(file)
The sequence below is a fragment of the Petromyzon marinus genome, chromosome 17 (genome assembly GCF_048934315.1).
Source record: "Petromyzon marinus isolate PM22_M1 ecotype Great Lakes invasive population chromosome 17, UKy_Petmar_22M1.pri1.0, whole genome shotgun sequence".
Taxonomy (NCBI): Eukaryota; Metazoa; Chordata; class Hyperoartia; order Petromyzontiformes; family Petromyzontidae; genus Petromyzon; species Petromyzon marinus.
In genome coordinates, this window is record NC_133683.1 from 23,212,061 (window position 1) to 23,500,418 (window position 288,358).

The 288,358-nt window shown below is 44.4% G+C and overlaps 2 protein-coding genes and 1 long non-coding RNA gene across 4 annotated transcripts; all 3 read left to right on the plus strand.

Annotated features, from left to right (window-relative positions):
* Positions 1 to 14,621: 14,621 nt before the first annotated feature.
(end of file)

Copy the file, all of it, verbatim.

The sequence below is a fragment of the Petromyzon marinus genome, chromosome 17 (genome assembly GCF_048934315.1).
Source record: "Petromyzon marinus isolate PM22_M1 ecotype Great Lakes invasive population chromosome 17, UKy_Petmar_22M1.pri1.0, whole genome shotgun sequence".
Taxonomy (NCBI): Eukaryota; Metazoa; Chordata; class Hyperoartia; order Petromyzontiformes; family Petromyzontidae; genus Petromyzon; species Petromyzon marinus.
In genome coordinates, this window is record NC_133683.1 from 23,212,061 (window position 1) to 23,500,418 (window position 288,358).

The 288,358-nt window shown below is 44.4% G+C and overlaps 2 protein-coding genes and 1 long non-coding RNA gene across 4 annotated transcripts; all 3 read left to right on the plus strand.

Annotated features, from left to right (window-relative positions):
* Positions 1 to 14,621: 14,621 nt before the first annotated feature.